What is Arbitration?
The various attempts to define Arbitration have sought to reflect the evolving general understanding of Arbitration. Arbitration is a type of alternative dispute resolution (ADR) in which the parties to a dispute refer it to one or more “arbitrators” whose judgment they agree to be bound by as an “award.”
It is a method of dispute resolution in which a neutral third party examines the case of disputants and makes a decision based on their assertions. Arbitration might be done on a voluntary or obligatory basis. It is a voluntary process in which parties agree to arbitrate their disputes on their terms. It may, however, be obligatory in cases where existing legislation requires the parties to submit to arbitration in the event of a disagreement.
Below are some definitions of Arbitration by some authorities: Saunders (ed) Words and Phrases Legally Defined: the reference of a dispute or difference between not less than two parties for determination after judicially hearing both sides by a person other than a court of competent jurisdiction.
Halsbury’s Laws of England:
The process by which a dispute or difference between two or more parties as to their mutual legal rights and liabilities is referred to and determined judicially and with binding effect by applying the law by one or more persons (the arbitral tribunal) instead of by a court of law.
Arbitration is the fair resolution of a dispute between two or more parties by a person or persons other than by a court of law. It refers to a dispute by parties thereto for settlement by a person or tribunal of their own choice rather than a court.
In the words of Holdsworth:
The practice of Arbitration, therefore, comes naturally to the primitive bodies of law, and after the state and recourse have established courts to them has become the natural method of settling disputes, the practise continues because the parties to a dispute want to settle it with less formality and expense that is involved in recourse to the courts.
The Arbitration and Conciliation Act does not contain a definition of Arbitration. The Supreme Court of Nigeria in the case of NNPC v. Lutin Investment Ltd, in defining Arbitration relied on the definition by Halbury’s Laws of England.
Also, in the case of CN Onuselogu Ent. Ltd v. Afribank (Nig) Ltd, the Court of Appeal defined Arbitration in the following terms: An Arbitration agreement is where two or more persons agree that a dispute or potential dispute between them shall be resolved and decided in a legally binding way by one or more impartial persons in a judicial manner upon evidence put before him or them.
As defined by the previous definitions, Arbitration is a method in which a dispute is referred to one or more arbitrators by consent of the parties, who make a binding ruling on the matter. Instead of going to court, the parties choose Arbitration as a private dispute settlement mechanism.
Characteristics of Arbitration
Some of the characteristic features of Arbitration are listed and discussed below:
The CFRN provides that a court’s and other tribunal’s proceedings, including the pronouncement of the court’s or other tribunal’s judgment, be held publicly. Arbitration has a built-in element of confidentiality. Unlike court procedures required by law to be open to the public, Arbitration hearings are restricted.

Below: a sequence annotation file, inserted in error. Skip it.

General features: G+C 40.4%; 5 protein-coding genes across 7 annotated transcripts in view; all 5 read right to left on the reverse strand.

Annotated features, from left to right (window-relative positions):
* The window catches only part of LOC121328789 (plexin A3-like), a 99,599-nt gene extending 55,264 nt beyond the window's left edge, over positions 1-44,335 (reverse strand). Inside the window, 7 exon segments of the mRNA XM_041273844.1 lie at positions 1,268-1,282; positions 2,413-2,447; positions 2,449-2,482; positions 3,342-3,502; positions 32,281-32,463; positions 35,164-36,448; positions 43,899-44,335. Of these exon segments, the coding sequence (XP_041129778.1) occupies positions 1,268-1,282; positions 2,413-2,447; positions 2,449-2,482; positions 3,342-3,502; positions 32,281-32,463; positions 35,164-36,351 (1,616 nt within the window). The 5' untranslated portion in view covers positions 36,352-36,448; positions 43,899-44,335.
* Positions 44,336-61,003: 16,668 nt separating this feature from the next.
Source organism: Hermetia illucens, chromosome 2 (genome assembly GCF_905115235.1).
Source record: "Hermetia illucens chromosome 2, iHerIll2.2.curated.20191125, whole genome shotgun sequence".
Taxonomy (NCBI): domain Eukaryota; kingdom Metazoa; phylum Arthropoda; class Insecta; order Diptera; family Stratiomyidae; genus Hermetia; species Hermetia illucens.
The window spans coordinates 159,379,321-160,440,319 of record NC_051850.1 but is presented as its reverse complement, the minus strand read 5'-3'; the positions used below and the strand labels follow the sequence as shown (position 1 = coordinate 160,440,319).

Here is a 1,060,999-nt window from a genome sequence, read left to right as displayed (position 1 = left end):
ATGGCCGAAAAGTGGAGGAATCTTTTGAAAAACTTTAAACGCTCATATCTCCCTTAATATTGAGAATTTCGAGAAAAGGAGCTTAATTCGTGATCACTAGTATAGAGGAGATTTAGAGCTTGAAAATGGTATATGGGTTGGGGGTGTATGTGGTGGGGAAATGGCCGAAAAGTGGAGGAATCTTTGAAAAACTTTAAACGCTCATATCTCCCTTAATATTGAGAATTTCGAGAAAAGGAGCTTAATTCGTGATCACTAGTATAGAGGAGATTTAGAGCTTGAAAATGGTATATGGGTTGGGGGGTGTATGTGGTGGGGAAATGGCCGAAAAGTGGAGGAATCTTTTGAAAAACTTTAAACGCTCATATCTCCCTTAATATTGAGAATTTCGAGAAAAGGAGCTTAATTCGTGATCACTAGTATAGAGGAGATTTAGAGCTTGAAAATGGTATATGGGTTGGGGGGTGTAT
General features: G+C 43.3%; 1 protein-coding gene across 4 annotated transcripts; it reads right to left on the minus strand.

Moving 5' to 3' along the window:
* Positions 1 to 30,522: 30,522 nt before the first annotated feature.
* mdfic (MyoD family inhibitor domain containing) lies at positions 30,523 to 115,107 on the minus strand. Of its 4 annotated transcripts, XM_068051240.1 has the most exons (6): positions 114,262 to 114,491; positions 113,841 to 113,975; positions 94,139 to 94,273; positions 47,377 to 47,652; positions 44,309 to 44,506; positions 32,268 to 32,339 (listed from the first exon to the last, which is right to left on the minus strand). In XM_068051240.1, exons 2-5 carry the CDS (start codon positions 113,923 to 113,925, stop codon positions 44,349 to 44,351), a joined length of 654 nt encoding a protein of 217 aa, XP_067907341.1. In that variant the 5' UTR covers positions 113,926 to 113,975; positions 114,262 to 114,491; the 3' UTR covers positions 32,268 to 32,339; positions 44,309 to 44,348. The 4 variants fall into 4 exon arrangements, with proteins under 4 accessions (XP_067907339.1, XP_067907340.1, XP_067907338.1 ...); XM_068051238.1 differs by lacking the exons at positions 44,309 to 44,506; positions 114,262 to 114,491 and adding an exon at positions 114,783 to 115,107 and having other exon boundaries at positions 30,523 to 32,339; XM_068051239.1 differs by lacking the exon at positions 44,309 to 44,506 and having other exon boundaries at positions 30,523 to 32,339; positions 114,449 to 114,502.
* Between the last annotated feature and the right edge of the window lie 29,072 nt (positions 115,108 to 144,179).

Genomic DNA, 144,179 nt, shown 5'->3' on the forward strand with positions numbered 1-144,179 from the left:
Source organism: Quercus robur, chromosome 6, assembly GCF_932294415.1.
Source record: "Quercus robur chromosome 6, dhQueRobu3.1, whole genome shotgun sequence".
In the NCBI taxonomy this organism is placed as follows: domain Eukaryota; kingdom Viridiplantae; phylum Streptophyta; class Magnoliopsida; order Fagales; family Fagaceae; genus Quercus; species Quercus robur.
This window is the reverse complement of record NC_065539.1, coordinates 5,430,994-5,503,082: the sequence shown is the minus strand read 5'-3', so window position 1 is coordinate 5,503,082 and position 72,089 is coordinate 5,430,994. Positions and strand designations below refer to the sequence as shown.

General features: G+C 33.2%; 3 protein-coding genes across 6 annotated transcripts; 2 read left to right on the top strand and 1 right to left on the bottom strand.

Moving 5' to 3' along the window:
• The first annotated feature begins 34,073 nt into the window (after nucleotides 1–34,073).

The parties and their lawyers are typically the ones in attendance. It is because Arbitration, as a private law issue, is solely between the parties. To avoid any doubt about whether the arbitral proceedings will be kept confidential, the parties usually include confidentiality clauses in their Arbitration agreements.
When compared to a traditional legal trial, in which neither party has control over Judge selection, the parties to the dispute in an Arbitration usually agree on the arbitrator or arbitrators who will be someone both sides have faith will be impartial and fair. Parties can agree to appoint an arbitrator with expertise in the subject matter of their dispute, ensuring a higher-quality result than domestic courts.
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Arbitration awards are final decisions and can find a plea of res judicata. Unlike a trial judgment, which may be susceptible to appeals, new trials, and additional appeals, the Arbitration procedure measures finality. Although the arbitrator commits a factual or legal error, there is no right of appeal for any party in Arbitration.
There are also extremely few ways to appeal the verdict, implying that the Arbitration will be the case’s final resolution. Other forms of alternative dispute resolution procedures, on the other hand, only attempt to resolve disagreements without resulting in final, binding, and enforceable resolutions.
Arbitration can only take place if both parties have agreed to it. In the case of future disputes arising under a contract, the parties insert an Arbitration clause in the relevant contract. An existing dispute can be referred to Arbitration using a submission agreement between the parties.
In contrast to mediation, a party cannot unilaterally withdraw from Arbitration. There must be a consensus between the parties to an Arbitration Agreement. It is trite that without agreement on the side of both parties, there cannot be a valid Arbitration agreement.
Simplified Rules of Evidence:
In Arbitration hearings, the regular rules of evidence may not be strictly observed, making it much simpler to admit the evidence. Discovery, the time-consuming and costly procedure that entails taking and responding to interrogatories, depositions, and requests for the production of documents, may be significantly reduced in Arbitration. Most issues in Arbitration, such as who will be called as a witness and what documents must be produced, can be resolved through simple phone calls with the arbitrator.